Athletes, teams pick up the pieces after Katrina

Athletes across the country are helping displaced relatives and friends in the wake of Hurricane Katrina as New Orleans teams and sporting events consider their upcoming seasons.

Indiana Pacers Jonathan Bender and Danny Granger are both taking in people from the New Orleans area, according to the Indianapolis Star.

Heisman Trophy winner Danny Wuerffel escaped Louisiana before Hurricane Katrina ravaged the state, but his New Orleans-based ministry might have been lost.

Lola Wuerffel, his mother, told Florida Today that the former Florida Gators star left Louisiana before the storm and stayed with his family in Destin.

"From what we know, it looks like everything is under water," she said. "At least it looks that way from what we could tell. Danny watched the TV reports and could tell from the areas he saw that it was likely flooded."

Rev. Mo Leverett started the Desire Street Ministries in 1990. It has a junior high and high school to help disadvantaged children, something Wuerffel has dedicated his life to after football.

Sporting events that would have been played in the Superdome remain in limbo.

The New Orleans Bowl, which pits the Sun Belt and Conference USA champions on Dec. 20 was one of those games.

"I'm 100 percent sure that the game will be played this year, but I'm zero percent sure where it will be," Sun Belt commissioner Wright Waters said. "I don't thik it will be in the Superdome. But Dec. 20 is a long way away. Memphis and Lafayette have expressed interest in it. There are other places that have expressed interest and we will try to make sure the game occurs.''

The Sun Belt Conference office had to move to Lafayette from its headquarters in New Orleans.

BCS coordinator Kevin Weiberg spoke to Nokia Sugar Bowl president Mark Romig, but no decision had been made about whether the game would be played in the Superdome, BCS spokesman Bob Burda said.

"At this point, it's just too early to speculate," Burda told the paper.

MasterCard Alamo Bowl president and CEO Derrick Fox told the paper he's invited Sugar Bowl officials to move their game to San Antonio.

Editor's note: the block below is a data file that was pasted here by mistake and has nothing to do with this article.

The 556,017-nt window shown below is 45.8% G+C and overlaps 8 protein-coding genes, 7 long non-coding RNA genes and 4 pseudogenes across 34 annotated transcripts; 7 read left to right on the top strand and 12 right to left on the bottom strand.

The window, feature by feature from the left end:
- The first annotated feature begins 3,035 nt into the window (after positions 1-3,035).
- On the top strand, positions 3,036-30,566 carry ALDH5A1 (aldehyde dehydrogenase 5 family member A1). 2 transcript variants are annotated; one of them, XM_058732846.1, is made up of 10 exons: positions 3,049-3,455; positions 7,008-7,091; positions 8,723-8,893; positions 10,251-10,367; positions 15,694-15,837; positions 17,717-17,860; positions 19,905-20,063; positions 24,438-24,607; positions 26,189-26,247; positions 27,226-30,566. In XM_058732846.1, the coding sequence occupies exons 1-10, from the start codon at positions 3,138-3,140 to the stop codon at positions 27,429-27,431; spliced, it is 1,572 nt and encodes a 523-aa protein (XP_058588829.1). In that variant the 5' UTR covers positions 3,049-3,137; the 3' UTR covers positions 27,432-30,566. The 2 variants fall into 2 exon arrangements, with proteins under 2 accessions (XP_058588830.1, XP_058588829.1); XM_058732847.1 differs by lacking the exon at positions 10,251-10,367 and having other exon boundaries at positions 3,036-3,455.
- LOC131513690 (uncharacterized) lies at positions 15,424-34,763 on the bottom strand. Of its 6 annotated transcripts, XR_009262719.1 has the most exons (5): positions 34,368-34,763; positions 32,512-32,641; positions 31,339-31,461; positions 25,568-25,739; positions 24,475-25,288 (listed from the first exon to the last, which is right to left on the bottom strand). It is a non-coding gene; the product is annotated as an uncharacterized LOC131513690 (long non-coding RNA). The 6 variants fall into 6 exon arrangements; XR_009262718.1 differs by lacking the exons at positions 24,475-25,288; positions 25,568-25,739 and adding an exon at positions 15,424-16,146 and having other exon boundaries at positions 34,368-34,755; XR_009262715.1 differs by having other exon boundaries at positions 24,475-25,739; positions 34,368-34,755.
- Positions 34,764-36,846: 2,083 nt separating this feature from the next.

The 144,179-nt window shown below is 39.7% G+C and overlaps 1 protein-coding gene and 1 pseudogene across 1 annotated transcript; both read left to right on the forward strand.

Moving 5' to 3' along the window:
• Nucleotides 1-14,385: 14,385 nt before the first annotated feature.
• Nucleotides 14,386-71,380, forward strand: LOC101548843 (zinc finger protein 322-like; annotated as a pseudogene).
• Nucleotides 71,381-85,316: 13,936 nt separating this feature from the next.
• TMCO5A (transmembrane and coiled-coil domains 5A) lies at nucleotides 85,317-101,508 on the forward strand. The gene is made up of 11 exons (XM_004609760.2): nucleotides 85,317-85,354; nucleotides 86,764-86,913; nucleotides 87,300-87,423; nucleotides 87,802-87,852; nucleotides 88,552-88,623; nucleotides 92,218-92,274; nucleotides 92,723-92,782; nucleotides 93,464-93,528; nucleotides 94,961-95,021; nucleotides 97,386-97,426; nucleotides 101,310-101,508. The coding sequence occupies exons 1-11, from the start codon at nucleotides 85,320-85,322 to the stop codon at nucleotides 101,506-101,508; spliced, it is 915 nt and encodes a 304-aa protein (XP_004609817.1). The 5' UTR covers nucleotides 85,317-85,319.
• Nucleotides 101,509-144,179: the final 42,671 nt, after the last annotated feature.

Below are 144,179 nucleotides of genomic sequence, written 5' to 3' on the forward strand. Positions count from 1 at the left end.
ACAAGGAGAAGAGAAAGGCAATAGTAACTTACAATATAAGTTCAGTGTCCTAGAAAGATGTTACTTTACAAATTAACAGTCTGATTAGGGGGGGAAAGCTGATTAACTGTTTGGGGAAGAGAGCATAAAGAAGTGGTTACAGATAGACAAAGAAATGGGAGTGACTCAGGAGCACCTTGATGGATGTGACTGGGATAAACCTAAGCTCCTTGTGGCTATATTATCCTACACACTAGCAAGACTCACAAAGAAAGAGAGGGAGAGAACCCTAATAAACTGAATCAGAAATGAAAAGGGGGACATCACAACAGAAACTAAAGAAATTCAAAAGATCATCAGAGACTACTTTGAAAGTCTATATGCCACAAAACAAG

The Saints have already moved practices to San Antonio, and the Hornets will open their camp at the Air Force Academy.

Fox, meanwhile, is considering widening the television market for Saints games, which typically have gone to 15 to 20 percent of the country, to include parts of Missouri and Texas, the New York Times reported.

The NFL also might be asked to lift blackout rules if the team plays in Baton Rouge, the paper reported.

Churchill Downs has canceled a November meet planned at the Fair Grounds race track in New Orleans as track officials focus on locating hundreds of employees displaced by Hurricane Katrina.

The race meet, scheduled to begin on Thanksgiving Day and run
through March, could be run at another race track near Shreveport in northern Louisiana, Meeker said during a conference call Friday.

Donations from the sports world continued to flow in Friday. The Houston Texans raised more than $2.5 million with a fund-raising drive during Houston's preseason game against the Tampa Bay Buccaneers on Thursday.

Also, Sheila Johnson, president and managing
partner of the Washington Mystics, donated $500,000 to the
American Red Cross to help with relief efforts.

Mystics guard Temeka Johnson hails from New Orleans and All-Star
Alana Beard is from Shreveport, La.

Although Temeka Johnson's home suffered considerable damage, her
family members were able to move to a safe location. The Alana
Beard Foundation in Shreveport is collecting items for the victims.

Information from The Associated Press was used in this report.